Nestled in the middle of Rome is another country. Technically the smallest sovereign state in the world, Vatican City is easy to explore and enjoy for a day. There’s two attractions to see here: the Vatican Museum and St. Peter’s Basilica.
We pre-booked timed tickets to the Vatican Museum for the opening time, which I highly recommend. When we arrived the line was wrapped around one side of the city walls, and when we left it snaked around two! But with timed entry you skip the line other than a quick security check and make your way in.
As I like to do in museums with one most known attraction, I hustled us through the myriad of rooms straight to the Sistine Chapel.
The room is jaw dropping. The sheer volume of color and movement and story that’s captured in the walls and ceiling blew me away. I’d seen photos of the ceiling, but there’s something about being there in person and soaking it all. I cried. And I’m not an art-crier.
The ceiling, of course, deserves all the credit it gets. But the wall behind the altar captivated me with its bright blue background. The more I studied it, the more Biblical characters I recognized.Michelangelo, Botticelli and the other artists managed to show an incredible amount of detail in the frescoes. I’m always impressed with the way artists tell stories, but this takes it to a whole new level.
Alas, there’s no photography in the Sistine Chapel, so I can’t show you any firsthand. But when you go, do what we did and rush ahead to the chapel because we got to soak it all in before it was crammed full of tourists! The downside is it’s a one-way path through, so you end up walking the whole thing twice. Small price to pay for a more sacred experience.
The Sistine Chapel is the star of the Vatican Museum, but it’s not the only thing worth seeing. Room after room of ornate sculpture spanning centuries. Purple marble, intricate mosaic floors and gilded ceilings. A room of handprinted maps of Italy that were so detailed we managed to find even our tiny fishing village of Corniglia on one.
Other halls held artifacts dating back as far as recorded civilization. Pottery from the Fertile Crescent. Tools from Mesopotamia. Egyptian sarcophagi. Room after room of metalwork, carvings, and sculptures from practically every society on earth! The riches were unparalleled.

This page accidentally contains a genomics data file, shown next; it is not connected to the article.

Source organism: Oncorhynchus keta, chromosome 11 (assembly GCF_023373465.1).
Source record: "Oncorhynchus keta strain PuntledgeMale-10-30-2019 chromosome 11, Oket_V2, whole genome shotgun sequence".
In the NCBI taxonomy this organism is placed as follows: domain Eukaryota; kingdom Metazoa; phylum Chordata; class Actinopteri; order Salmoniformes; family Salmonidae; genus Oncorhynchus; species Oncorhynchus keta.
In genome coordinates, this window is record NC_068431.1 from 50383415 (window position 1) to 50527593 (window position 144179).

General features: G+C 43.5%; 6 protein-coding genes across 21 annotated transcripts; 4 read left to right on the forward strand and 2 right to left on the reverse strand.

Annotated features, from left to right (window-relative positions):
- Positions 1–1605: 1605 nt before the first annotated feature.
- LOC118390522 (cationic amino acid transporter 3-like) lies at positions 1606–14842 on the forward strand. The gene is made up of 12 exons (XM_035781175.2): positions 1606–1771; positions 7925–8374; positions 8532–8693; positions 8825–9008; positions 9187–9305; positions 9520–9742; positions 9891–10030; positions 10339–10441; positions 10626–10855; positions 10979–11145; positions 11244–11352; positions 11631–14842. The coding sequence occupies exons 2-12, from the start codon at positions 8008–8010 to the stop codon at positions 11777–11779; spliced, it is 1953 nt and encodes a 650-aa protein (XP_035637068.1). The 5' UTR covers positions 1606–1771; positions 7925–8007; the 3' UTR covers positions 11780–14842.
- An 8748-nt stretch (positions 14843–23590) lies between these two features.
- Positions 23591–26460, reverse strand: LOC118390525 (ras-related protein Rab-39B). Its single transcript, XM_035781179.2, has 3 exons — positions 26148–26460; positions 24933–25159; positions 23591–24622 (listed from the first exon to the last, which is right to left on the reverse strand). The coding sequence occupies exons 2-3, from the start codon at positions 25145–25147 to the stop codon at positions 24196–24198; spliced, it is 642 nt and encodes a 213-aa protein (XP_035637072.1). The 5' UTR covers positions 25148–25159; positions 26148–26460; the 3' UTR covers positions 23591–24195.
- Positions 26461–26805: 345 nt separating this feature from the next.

We spent hours taking it all in. There’s food downstairs near the gift shops, so we didn’t leave the museum itself all day!
While you’re there, don’t miss heading outside. Unfortunately most of the Vatican gardens are closed to the public, but there is a courtyard open with a few fountains and a look at the picturesque side of the museum building. Nearby there’s an underground exhibit of papal vehicles over the centuries, including a video about the assassination attempt on the pope in the 1980’s. It’s pretty fascinating: I loved seeing the way Pope John Paul II responded to his would-be killer. Also crazy that there’s been only one (that we know of) attempt on the Pope’s life in recent history.
Late in the afternoon, we finally set out to see the best known part of Vatican City: St. Peter’s Basilica.
There’s something monumental about walking into St. Peter’s Square. I’ve seen the images of thousands gathering to hear the Pope speak or to await the election of a new pope. Standing in that space thinking about just how many people could squeeze in here, and how many people have stood in that area over the centuries, gave me a feel for the significance in a way I didn’t expect.
With it’s down airport-level security lines, it takes a bit to get in the basilica itself. But don’t let the hot sun or long line deter you – it’s worth it! On your way in, keep your eyes peeled for the Swiss Guard or other guards. They’ll give you the side eye, but they didn’t mind me taking photos.
The marked temperature difference inside the basilica immediately offers sanctuary within its cool marble walls. In spite of few windows, the room seems to glow from golden mosaics reflecting down. The cathedral is the biggest one I’ve ever seen, with 15 foot sculptures in every alcove and everything in sight made of marble, gold, or the deep warm tones of polished wood. The great central structure is the Baldacchino di San Pietro (doesn’t everything sound better in Italian?), created by Bernini to mark the location of Peter’s supposed tomb under the basilica. It doesn’t look that big compared to the size of the room, but it’s actually over 66 feet high!
Words don’t quite cover how stunning the whole place was. I could have stayed for hours, taking in the intricacy of the whole place. I wanted to lay on the floor and stare at the ceiling for an hour or two.
Entry to the basilica itself is free, although there are fees to climb the dome, get a guided tour, or skip the line. St. Peter’s square is open to wander in freely.
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